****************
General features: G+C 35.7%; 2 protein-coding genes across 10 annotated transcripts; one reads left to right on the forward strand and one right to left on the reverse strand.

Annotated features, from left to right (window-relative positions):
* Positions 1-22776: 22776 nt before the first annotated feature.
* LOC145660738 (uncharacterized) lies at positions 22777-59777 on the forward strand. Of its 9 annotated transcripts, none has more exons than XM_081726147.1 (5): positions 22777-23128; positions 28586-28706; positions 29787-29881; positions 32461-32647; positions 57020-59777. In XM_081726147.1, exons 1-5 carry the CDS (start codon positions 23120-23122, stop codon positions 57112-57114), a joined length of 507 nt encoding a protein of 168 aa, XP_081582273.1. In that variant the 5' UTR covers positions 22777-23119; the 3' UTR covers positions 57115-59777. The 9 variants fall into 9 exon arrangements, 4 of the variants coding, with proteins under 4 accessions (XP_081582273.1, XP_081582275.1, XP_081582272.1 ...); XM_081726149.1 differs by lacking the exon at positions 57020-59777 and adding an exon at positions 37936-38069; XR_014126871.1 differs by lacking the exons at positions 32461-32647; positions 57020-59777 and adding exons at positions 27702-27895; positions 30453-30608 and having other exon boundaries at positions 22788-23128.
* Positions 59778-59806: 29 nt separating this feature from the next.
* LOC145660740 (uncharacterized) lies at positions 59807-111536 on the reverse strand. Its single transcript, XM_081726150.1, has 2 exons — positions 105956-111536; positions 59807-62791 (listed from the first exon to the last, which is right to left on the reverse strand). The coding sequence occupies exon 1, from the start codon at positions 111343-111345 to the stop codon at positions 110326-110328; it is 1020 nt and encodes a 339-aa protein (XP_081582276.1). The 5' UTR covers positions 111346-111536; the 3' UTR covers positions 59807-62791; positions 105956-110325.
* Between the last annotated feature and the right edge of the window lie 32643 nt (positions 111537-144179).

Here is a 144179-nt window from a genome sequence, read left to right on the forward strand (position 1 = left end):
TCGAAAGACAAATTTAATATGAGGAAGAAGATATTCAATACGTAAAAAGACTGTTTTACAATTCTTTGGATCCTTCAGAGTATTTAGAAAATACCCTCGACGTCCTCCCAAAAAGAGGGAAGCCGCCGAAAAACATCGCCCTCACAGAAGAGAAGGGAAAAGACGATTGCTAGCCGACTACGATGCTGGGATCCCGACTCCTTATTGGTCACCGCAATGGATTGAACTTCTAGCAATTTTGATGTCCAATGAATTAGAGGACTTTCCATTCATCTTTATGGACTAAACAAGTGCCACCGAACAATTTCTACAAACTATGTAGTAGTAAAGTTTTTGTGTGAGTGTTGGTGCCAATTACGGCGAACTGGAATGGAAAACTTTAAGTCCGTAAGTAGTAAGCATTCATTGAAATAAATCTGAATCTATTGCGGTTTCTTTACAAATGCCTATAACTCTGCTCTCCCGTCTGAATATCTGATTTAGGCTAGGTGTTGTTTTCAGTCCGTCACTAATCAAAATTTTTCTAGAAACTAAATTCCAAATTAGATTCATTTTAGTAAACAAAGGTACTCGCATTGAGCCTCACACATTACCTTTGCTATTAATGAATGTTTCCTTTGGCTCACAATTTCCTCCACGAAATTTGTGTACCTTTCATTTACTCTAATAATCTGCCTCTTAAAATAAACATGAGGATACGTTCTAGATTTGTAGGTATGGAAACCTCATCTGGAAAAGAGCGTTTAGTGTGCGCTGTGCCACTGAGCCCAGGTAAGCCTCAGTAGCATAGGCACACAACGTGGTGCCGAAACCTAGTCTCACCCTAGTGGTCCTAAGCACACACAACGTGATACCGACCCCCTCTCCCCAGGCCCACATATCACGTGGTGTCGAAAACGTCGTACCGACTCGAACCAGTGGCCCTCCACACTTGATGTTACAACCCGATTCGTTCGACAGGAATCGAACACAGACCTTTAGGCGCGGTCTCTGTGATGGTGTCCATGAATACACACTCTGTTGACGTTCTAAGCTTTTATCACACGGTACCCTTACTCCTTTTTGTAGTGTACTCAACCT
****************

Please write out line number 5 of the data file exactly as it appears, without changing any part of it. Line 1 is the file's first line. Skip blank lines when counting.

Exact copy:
* Positions 59778-59806: 29 nt separating this feature from the next.